Rock out with your doc out

Thursday, October 2, 2014

Bellingham is a town with a passion for the silver screen. Not only does it support an astonishing number of movie screens—19 at last count—but shows routinely sell out, sometimes days in advance. As well, the Pickford Film Center is one of this town’s biggest arts organizations, and, along with such venerated local institutions as the Mount Baker Theatre and Whatcom Museum, helps to anchor the downtown Arts Districts—not bad for a nonprofit staffed mostly by volunteers.

As a Pickford projectionist for going on 15 years now, I have a firsthand knowledge of this town’s love of going to the movies, knowledge that is reinforced nearly every time I venture out of my house in the form of moviegoers stopping me to inquire about upcoming features, or to discuss something they’ve recently seen, or to suggest a film they’ve heard of and would like to see.

These interactions prove, time and again, that audiences in Bellingham and the surrounding areas are engaged, informed and, in my experience, interested in being not only entertained, but also challenged by what they see on the big screen.

Nothing quite exemplifies our particular brand of cinematic curiosity quite like our love of documentaries. During my time at the PFC, we’ve seen our share of hits, and while knowing a new Wes Anderson movie is going to go over big is a no-brainer, what might come as a slightly bigger surprise is that many of the theaters most popular film’s have been documentaries.

Realizing that our yen for hard truth runs deep, four years ago, PFC Programming Director Michael Falter founded Doctober, a month-long film festival that will see more than 40 documentaries grace the screens at the Pickford by the time the clock strikes midnight on Halloween. As has become the custom, this year’s Doctober lineup ranges in subject matter from the deadly serious to the absolutely absurd. As well, the month is rife with Doctober-related events such as director appearances, discussion panels, events with community partners and more. The full Doctober lineup and all its many related events can be found on the PFC’s website (many more than I can begin to list here), but what follows are the films on my Doctober wishlist.

It only makes sense that Doctober would begin with a documentary about the man who arguably loved going to the movies more than any other human on the planet. Although it had a regular run at the PFC, the theater is bringing back Life Itself, the entertaining, funny, touching story of film critic extraordinaire, Roger Ebert. Directed by Steve James (whose Hoop Dreams Ebert had championed) and produced by Martin Scorsese, this is a love letter to a fiercely inspiring man.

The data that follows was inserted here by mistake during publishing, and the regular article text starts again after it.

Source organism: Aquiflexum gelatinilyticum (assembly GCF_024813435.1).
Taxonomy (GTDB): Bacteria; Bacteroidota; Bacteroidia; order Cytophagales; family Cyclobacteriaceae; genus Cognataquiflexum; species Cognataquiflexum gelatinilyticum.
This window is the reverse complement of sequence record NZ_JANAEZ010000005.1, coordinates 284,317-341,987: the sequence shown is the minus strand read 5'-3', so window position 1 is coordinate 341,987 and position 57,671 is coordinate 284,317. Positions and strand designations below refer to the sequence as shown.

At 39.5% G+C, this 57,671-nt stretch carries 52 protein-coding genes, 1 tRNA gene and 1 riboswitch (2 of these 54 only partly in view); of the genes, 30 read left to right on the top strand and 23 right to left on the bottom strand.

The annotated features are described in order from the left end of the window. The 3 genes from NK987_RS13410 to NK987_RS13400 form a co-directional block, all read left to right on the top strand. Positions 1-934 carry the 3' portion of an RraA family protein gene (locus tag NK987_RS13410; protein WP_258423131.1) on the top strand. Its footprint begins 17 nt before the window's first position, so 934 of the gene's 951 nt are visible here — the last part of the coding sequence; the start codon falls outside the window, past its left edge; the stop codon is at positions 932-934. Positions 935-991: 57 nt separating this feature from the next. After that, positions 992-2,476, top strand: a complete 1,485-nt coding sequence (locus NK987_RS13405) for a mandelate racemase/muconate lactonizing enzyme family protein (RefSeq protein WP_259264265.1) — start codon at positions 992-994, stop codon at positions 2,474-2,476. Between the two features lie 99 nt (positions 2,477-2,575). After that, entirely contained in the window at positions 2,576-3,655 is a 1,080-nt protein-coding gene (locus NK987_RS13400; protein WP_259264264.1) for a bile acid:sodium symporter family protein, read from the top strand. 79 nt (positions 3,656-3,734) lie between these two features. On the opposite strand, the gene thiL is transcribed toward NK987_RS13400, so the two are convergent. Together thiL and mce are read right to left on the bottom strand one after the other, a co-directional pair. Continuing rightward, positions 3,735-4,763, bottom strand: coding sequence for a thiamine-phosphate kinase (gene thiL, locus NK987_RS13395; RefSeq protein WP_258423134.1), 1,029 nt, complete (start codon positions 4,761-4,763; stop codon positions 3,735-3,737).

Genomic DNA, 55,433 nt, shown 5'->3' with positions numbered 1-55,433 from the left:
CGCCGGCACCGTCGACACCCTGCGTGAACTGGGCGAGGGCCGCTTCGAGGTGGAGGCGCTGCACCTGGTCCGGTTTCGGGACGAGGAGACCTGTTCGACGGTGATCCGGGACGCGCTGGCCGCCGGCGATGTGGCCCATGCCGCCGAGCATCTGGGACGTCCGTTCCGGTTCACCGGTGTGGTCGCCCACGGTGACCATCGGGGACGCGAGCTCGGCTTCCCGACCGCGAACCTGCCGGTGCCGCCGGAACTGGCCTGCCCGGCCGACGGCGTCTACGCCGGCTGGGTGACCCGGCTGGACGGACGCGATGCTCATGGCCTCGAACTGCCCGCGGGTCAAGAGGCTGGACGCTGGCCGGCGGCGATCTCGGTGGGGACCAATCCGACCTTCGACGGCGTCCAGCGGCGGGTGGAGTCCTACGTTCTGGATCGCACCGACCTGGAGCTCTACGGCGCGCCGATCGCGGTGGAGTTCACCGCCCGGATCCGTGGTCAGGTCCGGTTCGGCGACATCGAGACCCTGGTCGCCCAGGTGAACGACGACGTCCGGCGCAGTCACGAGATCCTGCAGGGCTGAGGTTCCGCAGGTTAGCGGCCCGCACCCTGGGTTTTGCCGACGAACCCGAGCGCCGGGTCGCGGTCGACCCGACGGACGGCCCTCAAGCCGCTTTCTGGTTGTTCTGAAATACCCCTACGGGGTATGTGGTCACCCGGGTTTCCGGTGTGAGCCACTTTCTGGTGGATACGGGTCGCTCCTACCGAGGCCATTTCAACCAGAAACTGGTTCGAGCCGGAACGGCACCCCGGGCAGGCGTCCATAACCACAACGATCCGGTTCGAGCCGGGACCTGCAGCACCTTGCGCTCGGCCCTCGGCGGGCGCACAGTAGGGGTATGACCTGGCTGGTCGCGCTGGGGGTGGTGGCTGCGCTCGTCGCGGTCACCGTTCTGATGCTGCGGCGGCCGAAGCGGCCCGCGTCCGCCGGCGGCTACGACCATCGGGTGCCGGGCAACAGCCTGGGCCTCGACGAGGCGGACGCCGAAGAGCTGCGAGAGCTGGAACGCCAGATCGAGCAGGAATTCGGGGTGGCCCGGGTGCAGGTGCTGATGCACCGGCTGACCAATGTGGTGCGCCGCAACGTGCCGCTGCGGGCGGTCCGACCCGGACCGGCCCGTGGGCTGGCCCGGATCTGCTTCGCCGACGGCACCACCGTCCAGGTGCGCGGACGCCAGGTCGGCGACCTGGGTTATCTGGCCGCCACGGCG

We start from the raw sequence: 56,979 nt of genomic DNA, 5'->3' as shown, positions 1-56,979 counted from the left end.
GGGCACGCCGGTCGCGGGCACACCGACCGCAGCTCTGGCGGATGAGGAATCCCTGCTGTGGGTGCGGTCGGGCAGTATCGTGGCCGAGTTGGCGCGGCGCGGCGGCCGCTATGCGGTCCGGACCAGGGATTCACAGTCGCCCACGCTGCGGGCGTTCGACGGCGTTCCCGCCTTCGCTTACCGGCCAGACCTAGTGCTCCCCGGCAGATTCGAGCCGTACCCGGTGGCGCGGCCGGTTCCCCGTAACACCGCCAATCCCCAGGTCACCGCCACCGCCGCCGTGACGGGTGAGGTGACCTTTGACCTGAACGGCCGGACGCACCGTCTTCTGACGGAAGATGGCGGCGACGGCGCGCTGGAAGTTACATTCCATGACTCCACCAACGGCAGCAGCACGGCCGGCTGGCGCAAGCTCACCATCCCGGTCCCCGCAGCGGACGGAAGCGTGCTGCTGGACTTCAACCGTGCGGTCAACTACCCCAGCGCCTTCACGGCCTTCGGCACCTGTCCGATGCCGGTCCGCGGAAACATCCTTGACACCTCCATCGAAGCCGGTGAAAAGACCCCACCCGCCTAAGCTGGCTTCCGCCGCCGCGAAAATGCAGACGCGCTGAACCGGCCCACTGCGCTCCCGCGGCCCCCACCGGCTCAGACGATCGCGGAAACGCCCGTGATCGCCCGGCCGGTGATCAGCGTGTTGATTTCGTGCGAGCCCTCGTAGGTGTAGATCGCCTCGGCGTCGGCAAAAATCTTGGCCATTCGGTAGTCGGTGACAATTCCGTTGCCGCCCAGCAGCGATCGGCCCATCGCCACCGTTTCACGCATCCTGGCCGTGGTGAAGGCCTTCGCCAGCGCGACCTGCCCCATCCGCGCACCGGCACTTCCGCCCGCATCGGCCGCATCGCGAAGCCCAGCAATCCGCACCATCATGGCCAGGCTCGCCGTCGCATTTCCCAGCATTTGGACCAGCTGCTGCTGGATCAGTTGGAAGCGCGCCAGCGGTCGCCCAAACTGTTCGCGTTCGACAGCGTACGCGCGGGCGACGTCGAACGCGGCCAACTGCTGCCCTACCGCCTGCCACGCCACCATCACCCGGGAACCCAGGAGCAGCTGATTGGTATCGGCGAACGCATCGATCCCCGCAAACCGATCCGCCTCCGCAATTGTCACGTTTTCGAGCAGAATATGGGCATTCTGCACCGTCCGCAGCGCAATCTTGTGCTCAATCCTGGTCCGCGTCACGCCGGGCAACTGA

One of Doctober’s biggest events is the world premiere of Pelican Dreams, the latest effort by The Wild Parrots of Telegraph Hill director Judy Irving. Boasting the same incredible cinematography, Irving brings us into the peculiar world of these once nearly extinct “flying dinosaurs.” Irving will also be on hand to answer questions after the screening, so you’ll finally be able to have all your “How did you get that footage?” inquiries satisfied.

From there, it’s Return to the River, which delves into the demolition of Washington’s Elwha Dam, the largest dam removal project in history, which offers the ability to watch what was once thought to be a crazy idea put into action, an ecological history lesson, plus the opportunity to witness destruction on a massive scale that actually helps, not harms, the environment.

But that’s far from the only Doctober film that delves into environmental issues. Also on deck is A Will for the Woods in which a man facing death decides to use his green burial to help save a stand of North Carolina woods from the ravages of clear-cutting, a journey by a three-mast schooner to document melting massifs at the ends of the Earth in Expedition at the End of the World, a documentary that illustrates that food co-ops like our own can be agents for revolution in our foodshed (Food for Change), and others.